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Negligence and How to Avoid It
Negligence here costs lives and limbs.
What causes the most accidents?
Negligence is what causes accidents. Even our own little accidents are caused by our own negligence. A slip and fall in a bathtub is somehow caused by our own negligence. Yes it often takes two to tango in this world or accidents. Let us look at avoiding accidents in our lives.
Please stop multitasking. Multitasking is the leading cause of modern day accidents.Please do not text or talk on the phone when you should be doing something else or are doing something else.
The easiest way to get this message across is to look at "distracted" driving. Please see this if you are confused: http://www.ntsb.gov/doclib/fact_sheets/PED_Ban_Fact_Sheet.pdf But the point here is in general. Being distracted in doing one thing can lead to disastrous unintended results. If you stay in the moment and take care of the business at hand you are 10 times more likely NOT to have an accident or cause one to someone else. Or to say it in the inverse, you are ten times more likely to cause an accident when you are distracted. See the National Safety Council statistics and you will see that we are being conservative here.
(here is a fun one -- if you are talking on the phone and doing something else -- we estimate that you are 100 times more likely to say something stupid. That does not bode well for good business practices. Our favorite is when talking to a business associate and driving we blurt out "oh shit" as we miss our turn off)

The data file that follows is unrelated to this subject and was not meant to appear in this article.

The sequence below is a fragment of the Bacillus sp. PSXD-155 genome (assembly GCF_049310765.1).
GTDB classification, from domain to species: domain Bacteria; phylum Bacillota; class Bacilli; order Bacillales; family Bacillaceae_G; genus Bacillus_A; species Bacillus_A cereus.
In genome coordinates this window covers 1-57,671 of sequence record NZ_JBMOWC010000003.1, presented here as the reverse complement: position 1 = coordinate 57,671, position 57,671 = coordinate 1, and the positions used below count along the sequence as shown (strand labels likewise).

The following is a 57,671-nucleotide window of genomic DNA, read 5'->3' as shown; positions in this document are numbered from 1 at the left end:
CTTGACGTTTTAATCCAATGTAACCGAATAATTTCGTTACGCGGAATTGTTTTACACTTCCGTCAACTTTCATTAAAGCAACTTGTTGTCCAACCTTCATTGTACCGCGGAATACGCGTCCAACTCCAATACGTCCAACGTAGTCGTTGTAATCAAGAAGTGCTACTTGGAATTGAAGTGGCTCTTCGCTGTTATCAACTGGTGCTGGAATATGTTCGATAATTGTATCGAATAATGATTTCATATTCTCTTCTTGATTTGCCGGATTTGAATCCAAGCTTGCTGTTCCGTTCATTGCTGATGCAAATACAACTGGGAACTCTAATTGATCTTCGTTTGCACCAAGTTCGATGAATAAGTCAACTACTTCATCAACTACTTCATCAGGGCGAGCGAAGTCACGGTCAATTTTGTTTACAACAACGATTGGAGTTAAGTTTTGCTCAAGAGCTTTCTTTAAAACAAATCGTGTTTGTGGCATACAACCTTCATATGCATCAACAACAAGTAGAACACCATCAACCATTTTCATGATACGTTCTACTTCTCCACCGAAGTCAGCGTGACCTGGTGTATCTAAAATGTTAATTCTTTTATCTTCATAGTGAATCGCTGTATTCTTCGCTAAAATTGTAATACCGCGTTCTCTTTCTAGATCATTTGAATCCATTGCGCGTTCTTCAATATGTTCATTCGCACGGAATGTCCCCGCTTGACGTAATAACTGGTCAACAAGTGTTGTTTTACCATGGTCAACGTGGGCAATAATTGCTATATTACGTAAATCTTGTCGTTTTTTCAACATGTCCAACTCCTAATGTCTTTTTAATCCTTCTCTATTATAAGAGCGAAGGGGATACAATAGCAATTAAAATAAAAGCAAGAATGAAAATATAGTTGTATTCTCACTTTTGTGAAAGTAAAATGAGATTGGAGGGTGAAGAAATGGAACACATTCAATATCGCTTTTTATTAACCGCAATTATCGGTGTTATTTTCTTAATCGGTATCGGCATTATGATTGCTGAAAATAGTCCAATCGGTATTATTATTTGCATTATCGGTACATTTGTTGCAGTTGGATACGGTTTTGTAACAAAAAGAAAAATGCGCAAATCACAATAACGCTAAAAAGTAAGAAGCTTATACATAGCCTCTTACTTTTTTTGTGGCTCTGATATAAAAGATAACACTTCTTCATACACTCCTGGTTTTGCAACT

Are you negligent?
Do you put everything back where it belongs after using it?
This hub is not meant to make you worry,,,,, or is it?
Negligence is all around us. But somehow it does not cause accidents most of the time. Let us use the toy left on the floor in the kitchen. Let us call it a child's ten inch truck.Someone accidentally steps on that toy and goes flying to the floor and we have a broken hip.
Nobody steps on that toy and we have no problem. We really had a duty to pick up that toy. And people walking around with a child in the house have a duty to watch where the walk.
DUTY. We have a duty to conduct ourselves using reasonable care to protect ourselves and others from injury. Reasonable care means under the circumstances. (here is a fun concept in Latin: "Res gestae" or the circumstances surrounding. Note; terms used here are not the legal definitions but rather common sense applications)
BREACH. We fall below the above duty when we do not use reasonable care. Driving drunk is not reasonable care and skateboards left out where the postman walks up to your mailbox is not reasonable care. Not paying attention to what you are doing is also not reasonable care.
Hopefully from above you can see that a slip and fall is caused normally by someone leaving something where it does not belong and someone else not taking care of where they are walking. So pick stuff up and watch where you place your foot.
No I am not negligent that this rose has thorns.
For you to be liable two things must happen.